On the year that marked the end of a bygone century and the anticipation that welcomed a new one, what excited me the most was the replacement of the 90’s era, that I proudly partook in for a good four years, with the imposing 2000. As a child, this number was nothing more than a change in the last two digits of the date, lost somewhere in the warped rays of a morning sun I drew in the margin of my class notebooks. As a 90’s kid, I set great store by The Addams Family that made me believe that anything was possible, Scooby- Doo that made me realise the worst evils always take the form of human, The Power Puff Girls that gave me the confidence to win over a fist fight with the scrawny lads in class, Ed, Edd n Eddy that told me it was alright to seek solace in plain stupidity sometimes and Popeye that taught me to adore my veggies. And, now you wonder why the 90’s kids place themselves on a pedestal?. We had every reason to do so.
But, we ought to grow and with growth comes inexplicable change. With the entry into a new century, the Dursley’s weren’t the only ones who were in for a surprise. Their surprise was shared by the world. Their gift of a baby boy, was very much ours and the scar that adorned his face was a scar that we’d carry long after this boy ceased to exist. Harry Potter stole no time in making a sweeping entry into my life, partially sidestepping what qualified me to be a staunch 90’s kid; this was a new beginning indeed. Thus, I began to make room in my store for a story that would expand it’s legacy over the next decade, tracing my growth like the pencil marks our parents fervently made on the wall every year. Harry Potter was our mark on the wall. I can only too clearly recall my first tryst with the bespectacled boy who lived. I was myself bespectacled and around the same age as this boy we all speak of. With the hours that unfolded, in po(r)tions and in magic, I grew to form my first impressions of adoration, admiration, detestation and vilification esoteric to each character that came by me on the screen. You know they say, the impressions etched on a child are lasting. Naturally, I carried my preconceived notions to the skein of Harry Potter instalments I religiously watched.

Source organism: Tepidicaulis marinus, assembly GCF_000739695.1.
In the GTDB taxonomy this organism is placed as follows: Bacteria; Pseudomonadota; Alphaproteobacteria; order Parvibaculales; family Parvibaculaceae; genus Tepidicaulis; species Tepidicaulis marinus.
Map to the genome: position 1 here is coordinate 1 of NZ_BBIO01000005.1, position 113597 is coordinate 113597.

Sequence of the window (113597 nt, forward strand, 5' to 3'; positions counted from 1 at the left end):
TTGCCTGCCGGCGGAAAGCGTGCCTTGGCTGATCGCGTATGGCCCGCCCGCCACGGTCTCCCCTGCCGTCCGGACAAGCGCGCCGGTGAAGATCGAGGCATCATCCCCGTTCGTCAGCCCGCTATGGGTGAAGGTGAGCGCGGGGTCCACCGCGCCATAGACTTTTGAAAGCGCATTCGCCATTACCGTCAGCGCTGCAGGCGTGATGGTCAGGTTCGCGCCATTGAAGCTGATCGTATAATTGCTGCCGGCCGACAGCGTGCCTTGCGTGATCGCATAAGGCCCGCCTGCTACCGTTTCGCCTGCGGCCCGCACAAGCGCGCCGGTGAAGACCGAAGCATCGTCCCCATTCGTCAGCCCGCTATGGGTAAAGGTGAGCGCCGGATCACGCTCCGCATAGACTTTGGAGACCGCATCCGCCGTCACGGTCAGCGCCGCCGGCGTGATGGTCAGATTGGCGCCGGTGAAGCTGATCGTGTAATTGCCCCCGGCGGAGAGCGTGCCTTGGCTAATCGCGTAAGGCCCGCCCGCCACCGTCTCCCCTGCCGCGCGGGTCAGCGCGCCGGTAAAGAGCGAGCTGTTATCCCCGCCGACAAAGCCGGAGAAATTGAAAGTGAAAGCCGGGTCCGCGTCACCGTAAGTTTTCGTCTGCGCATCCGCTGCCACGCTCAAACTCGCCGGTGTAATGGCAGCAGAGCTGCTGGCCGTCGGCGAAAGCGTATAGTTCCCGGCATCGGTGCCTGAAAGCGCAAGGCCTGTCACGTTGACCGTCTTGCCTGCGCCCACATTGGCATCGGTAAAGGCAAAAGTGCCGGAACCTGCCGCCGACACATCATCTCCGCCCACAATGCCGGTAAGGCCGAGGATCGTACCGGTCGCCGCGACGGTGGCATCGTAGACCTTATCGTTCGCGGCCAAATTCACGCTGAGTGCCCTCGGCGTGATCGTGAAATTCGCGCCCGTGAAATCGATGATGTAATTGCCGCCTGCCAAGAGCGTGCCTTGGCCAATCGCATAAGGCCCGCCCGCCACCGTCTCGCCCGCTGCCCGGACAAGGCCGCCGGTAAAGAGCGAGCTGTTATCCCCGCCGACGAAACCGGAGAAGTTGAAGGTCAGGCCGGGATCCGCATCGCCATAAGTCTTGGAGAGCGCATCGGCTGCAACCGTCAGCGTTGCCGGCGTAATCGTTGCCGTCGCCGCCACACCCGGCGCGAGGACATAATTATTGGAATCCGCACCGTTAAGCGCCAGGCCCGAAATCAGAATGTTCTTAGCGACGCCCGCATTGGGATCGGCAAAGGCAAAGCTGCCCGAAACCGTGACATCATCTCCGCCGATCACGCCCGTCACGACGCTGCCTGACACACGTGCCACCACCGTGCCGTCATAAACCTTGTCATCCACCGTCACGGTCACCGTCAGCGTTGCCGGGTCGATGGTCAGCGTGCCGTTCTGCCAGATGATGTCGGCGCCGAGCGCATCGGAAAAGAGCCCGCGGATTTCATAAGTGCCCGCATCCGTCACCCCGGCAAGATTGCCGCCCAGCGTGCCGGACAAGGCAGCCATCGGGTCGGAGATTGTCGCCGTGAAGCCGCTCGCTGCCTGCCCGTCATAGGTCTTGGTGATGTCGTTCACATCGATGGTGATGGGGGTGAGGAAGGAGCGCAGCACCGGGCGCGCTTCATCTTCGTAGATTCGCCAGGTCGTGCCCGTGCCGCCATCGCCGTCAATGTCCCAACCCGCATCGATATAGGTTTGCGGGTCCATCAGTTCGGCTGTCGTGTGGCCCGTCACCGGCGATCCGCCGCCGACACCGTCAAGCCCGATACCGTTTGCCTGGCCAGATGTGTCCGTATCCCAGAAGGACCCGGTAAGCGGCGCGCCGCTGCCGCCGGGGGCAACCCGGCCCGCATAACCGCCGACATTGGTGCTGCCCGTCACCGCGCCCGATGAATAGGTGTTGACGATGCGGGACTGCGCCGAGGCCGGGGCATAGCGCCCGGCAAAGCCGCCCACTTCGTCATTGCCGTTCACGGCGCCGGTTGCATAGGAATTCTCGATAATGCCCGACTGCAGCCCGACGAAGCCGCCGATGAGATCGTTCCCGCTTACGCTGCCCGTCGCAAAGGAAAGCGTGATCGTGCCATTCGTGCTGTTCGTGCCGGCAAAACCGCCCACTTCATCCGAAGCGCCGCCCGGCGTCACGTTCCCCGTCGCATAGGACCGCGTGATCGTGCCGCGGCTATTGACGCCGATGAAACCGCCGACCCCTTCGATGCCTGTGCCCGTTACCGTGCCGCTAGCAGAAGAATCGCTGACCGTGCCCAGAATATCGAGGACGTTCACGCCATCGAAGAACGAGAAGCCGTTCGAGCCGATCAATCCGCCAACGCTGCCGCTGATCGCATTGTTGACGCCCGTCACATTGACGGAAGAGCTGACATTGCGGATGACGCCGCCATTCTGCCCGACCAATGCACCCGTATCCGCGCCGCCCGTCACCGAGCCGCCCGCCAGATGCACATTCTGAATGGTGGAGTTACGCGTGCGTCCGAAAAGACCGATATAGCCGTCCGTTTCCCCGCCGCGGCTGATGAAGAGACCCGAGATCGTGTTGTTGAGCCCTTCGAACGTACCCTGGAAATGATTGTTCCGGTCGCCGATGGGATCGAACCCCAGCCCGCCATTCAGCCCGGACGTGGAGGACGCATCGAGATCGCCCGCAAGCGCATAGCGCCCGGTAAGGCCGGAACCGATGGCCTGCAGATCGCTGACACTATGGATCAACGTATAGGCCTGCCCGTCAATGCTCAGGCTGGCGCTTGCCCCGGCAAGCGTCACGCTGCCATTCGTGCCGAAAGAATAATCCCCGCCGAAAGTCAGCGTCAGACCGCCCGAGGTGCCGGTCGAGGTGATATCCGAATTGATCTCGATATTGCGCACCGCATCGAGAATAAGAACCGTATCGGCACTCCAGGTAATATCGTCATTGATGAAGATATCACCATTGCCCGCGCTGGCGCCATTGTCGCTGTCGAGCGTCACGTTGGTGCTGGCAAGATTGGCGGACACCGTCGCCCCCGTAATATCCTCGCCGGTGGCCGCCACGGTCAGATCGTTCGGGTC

The hero of the film was indisputably our favourite. But, who would be the hero of the film? Harry Potter?. Now, that’s a disputable question.
As children, we saw the lion as a majestic animal and not as a creature that could induce fatal harm. We made sense of things on a superficial scale. Multidimensional layers were non-existent to our simple minds. So, naturally I adorned my walls with posters of Harry Potter; my newfound muse. But, if I could grow to love a character so much, I could grow to hate a character just as much.
I found the deep entrenched baritone piercing through the theatre a tad too powerful to fathom. It was a class apart from the other voices that pervaded the air. It made me stir uncomfortably in my seat and rubberneck at the imposing and cloaked figure of Severus Snape, the menacing potions master at Hogwarts, expecting to see more than what meets the naked eye. He fleeted his way into the potions class, with his matted and greasy hair slung over his sullen face, billowing out around him. He picked on the bespectacled boy of my age and asked him condescendingly, “Potter! What would I get if I added powdered root of asphodel to an infusion of wormwood?” only to be treated with a blank stare much to his fury. This scene earmarked the entry of an important character into my store of emotions who nestled befittingly under hatred.